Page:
Earths Breath of Life

The Earth’s atmosphere formed following the initial coalescence of the Earth-Moon system, estimated to be 4.5 billion years ago.  It would be unthinkable for most present-day organisms to attempt to live in that environment.  The primary component of the atmosphere was carbon dioxide, which most readers will recognize as a greenhouse gas.  “Other gases, such as molecular nitrogen, water vapor, and small amounts of carbon monoxide, sulfur gases, and trace quantities of methane, and hydrogen were also present.” (PDF, page 33)  Note particularly the absence of free oxygen.

Chemical processes begin to increase oxygen share

Earth’s orbit, some have pointed out, places it in a temperature zone favorable to the varieties of life which have arisen and evolved here.  It may not be known to all of those who hold this view that, at the time the Earth formed and long thereafter, the Sun’s radiance was considerably less powerful.  The consequence of this dimmer light output might have been a planet whose oceans and atmosphere were frozen, in which case neither its eventual oxygen-rich atmosphere nor life would have developed at all.

In simplest chemical terms, Earth’s early atmosphere contained abundant carbon dioxide.  Carbon dioxide may receive energy from solar radiation that causes it to produce carbon monoxide and oxygen.  Likewise, water vapor in the atmosphere could be made unstable by irradiation, resulting in the production of molecular hydrogen (two atoms) and monatomic oxygen.  Given sufficient reaction time, these tiny changes resulted in higher levels of oxygen, giving life other than prokaryotes a chance to reproduce and spread.

The greenhouse effect, which is now causing consternation to world governments, trapped solar radiation, multiplied its heating properties and ensured that life on this planet had a warm and wet place to develop.  Over the course of millions of years, photosynthetic bacteria transformed the composition of Earth’s atmosphere from “hothouse” mode to one supportive of the evolution of life requiring free oxygen to breathe.  “We don’t know how long it took for photosynthetic life to evolve and begin the production of oxygen, but we do know that photosynthesis is the dominant metabolic process that sustains the biosphere today.” (PDF, page 36)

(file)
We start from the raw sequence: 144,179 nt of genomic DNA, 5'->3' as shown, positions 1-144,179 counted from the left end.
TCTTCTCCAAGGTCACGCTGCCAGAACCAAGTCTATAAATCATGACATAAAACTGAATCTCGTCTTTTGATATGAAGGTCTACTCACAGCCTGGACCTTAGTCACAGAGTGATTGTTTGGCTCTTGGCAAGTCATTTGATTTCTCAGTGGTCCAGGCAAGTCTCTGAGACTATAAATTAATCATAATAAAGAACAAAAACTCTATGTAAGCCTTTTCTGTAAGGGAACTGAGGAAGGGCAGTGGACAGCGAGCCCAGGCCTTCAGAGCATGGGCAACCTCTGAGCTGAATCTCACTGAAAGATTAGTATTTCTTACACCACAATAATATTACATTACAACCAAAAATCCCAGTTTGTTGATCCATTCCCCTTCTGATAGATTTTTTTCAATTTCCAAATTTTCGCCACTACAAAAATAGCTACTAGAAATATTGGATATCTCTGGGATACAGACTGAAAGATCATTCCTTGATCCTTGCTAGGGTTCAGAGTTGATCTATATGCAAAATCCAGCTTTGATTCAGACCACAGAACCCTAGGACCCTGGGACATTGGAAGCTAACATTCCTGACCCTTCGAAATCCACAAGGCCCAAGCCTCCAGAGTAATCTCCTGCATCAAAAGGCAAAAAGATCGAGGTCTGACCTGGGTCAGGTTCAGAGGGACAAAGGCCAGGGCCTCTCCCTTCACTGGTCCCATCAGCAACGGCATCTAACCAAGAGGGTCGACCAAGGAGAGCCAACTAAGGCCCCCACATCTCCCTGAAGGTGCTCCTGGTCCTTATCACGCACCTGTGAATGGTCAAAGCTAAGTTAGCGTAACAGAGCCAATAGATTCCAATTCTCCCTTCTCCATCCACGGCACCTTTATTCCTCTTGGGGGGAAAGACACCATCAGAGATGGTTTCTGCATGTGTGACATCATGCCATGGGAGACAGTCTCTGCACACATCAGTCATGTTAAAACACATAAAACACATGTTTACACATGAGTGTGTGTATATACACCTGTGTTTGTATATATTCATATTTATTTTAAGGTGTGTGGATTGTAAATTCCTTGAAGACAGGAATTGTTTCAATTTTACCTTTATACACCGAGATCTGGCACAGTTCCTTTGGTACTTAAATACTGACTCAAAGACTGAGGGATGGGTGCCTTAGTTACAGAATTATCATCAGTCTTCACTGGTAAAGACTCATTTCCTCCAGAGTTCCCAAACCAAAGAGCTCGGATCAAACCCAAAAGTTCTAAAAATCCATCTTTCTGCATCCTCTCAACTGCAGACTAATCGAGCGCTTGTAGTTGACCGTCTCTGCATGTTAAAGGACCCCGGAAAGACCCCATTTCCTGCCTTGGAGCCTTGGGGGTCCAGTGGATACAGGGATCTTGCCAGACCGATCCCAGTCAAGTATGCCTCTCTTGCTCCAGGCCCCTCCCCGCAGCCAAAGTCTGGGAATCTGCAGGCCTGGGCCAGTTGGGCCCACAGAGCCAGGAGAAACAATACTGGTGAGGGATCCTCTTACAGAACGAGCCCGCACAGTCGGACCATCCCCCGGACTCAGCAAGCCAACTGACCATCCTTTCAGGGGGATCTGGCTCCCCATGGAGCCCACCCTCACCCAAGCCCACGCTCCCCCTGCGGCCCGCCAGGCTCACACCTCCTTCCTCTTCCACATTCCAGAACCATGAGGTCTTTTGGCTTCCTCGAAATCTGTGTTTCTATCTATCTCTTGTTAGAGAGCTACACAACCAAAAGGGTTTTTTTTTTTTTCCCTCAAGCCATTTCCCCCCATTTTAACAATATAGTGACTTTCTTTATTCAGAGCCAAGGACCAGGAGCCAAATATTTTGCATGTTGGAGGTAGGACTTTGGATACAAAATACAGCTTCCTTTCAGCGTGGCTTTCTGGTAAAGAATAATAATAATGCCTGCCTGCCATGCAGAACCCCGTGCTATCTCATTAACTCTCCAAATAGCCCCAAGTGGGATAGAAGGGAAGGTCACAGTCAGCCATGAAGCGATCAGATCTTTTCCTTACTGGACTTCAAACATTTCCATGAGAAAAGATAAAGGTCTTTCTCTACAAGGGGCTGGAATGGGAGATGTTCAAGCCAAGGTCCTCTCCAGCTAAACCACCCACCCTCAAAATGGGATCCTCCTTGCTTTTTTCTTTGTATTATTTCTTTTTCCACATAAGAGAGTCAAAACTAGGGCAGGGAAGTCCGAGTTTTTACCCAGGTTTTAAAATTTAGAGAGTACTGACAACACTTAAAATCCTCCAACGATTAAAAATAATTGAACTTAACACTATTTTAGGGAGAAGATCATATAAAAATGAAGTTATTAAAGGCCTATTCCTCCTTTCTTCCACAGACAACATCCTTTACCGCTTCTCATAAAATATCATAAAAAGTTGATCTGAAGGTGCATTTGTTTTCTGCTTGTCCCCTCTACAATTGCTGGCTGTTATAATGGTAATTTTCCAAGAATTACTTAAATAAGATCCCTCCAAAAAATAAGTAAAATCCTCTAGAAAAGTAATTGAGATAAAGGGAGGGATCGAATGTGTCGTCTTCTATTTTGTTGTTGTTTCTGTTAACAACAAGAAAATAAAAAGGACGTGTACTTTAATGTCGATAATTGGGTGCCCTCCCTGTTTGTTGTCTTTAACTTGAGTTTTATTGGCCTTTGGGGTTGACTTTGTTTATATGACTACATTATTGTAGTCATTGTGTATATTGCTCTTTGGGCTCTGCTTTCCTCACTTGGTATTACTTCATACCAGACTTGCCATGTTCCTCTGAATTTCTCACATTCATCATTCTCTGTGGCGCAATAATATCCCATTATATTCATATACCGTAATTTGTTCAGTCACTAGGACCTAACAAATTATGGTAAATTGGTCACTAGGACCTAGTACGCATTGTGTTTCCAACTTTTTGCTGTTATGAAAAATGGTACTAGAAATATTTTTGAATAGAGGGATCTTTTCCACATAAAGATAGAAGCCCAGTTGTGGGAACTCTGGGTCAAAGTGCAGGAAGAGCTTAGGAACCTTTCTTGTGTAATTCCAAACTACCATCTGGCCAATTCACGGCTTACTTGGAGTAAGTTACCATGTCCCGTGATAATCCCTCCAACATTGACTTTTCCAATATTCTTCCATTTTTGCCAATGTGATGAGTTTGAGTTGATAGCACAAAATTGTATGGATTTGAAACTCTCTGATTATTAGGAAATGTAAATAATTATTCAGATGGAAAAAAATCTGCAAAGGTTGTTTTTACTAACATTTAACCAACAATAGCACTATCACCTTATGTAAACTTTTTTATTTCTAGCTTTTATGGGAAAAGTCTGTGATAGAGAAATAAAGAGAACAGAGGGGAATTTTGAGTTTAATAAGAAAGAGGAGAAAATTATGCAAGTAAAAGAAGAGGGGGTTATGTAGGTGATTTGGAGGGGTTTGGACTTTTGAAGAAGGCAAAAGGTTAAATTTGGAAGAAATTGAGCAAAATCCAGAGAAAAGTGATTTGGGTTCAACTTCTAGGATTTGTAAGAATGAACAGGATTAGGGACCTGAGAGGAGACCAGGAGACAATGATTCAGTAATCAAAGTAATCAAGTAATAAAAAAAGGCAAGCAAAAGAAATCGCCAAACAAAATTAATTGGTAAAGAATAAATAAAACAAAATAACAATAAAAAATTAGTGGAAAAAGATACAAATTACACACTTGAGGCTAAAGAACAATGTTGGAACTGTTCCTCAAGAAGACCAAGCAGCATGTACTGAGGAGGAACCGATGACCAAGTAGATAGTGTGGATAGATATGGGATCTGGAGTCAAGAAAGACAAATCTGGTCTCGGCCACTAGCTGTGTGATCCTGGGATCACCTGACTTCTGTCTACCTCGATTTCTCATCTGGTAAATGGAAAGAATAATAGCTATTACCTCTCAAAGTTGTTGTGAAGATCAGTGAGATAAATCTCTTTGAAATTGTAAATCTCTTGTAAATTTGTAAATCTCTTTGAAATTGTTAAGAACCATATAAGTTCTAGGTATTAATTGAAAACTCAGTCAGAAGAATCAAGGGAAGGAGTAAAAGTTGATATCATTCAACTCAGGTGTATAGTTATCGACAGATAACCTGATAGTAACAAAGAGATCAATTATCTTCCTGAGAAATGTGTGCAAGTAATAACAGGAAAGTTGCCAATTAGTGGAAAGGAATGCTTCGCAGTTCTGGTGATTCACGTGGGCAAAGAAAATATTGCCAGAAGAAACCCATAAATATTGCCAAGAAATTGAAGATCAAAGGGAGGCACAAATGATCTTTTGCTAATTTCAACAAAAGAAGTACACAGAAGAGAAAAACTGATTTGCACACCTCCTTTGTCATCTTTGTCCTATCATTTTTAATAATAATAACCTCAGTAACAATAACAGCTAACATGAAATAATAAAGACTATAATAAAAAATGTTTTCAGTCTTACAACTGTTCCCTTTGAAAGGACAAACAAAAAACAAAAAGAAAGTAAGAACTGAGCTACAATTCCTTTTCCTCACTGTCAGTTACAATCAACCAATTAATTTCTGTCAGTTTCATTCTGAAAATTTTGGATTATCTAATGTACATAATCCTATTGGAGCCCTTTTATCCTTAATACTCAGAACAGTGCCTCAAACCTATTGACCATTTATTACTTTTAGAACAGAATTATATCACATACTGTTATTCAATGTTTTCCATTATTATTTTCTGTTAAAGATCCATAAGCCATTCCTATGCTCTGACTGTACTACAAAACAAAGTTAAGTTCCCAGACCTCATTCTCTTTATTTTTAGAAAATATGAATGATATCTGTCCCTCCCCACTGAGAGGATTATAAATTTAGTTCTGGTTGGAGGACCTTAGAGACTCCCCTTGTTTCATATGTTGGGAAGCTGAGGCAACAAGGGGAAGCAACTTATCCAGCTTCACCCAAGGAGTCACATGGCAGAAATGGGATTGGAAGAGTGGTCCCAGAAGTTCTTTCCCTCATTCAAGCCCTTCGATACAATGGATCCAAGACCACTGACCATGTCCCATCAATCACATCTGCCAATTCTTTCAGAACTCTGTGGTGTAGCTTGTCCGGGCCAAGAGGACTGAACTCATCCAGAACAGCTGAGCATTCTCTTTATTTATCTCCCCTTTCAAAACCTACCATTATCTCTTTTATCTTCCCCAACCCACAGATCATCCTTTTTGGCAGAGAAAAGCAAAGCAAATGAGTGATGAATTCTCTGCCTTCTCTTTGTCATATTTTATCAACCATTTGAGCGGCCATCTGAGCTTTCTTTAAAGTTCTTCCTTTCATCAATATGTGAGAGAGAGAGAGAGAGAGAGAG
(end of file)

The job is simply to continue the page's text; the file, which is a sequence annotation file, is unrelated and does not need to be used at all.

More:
Biological processes take advantage

With free oxygen increasing in the atmosphere, that same solar radiation transformed some of the molecular oxygen present in upper levels of the vast gaseous envelope around this planet into ozone, whose atoms contain three oxygen atoms.  Ozone forms a protective barrier blocking some of the dangerous ultraviolet radiation entering Earth’s environment from space.  Higher life, having developed through natural selection, might never have arisen or survived in the presence of much higher ultraviolet radiation.

Just as biological processes are largely responsible for the amount of free oxygen in Earth’s atmosphere, so it is believed they continue to regulate that amount today.  However, scientific understanding is not complete with regard to the mechanism by which this regulation proceeds.  This is quite enough reason for caution in human engineering projects on colossal scale that may impact world oxygen production levels.  “The current level (20%) is maintained by processes not yet understood.”

How this happened, where it’s going

While it is possible that human science will find hard and fast answers to the questions that evolutionary history raises with regard to the gaseous environment of the Earth, care must be exercised in the research.  Human activity is already believed to be responsible for adding back into the atmosphere excess amounts of greenhouse gases, along with other pollutants that may have the potential for ecological disaster.

Regardless, the study of this material will supply fascination for all who wish to learn nature’s “how-to” for the creation, care and feeding of life.  It is likely that some of the answers they find will be surprising, as is the presence of life on this beautiful blue planet.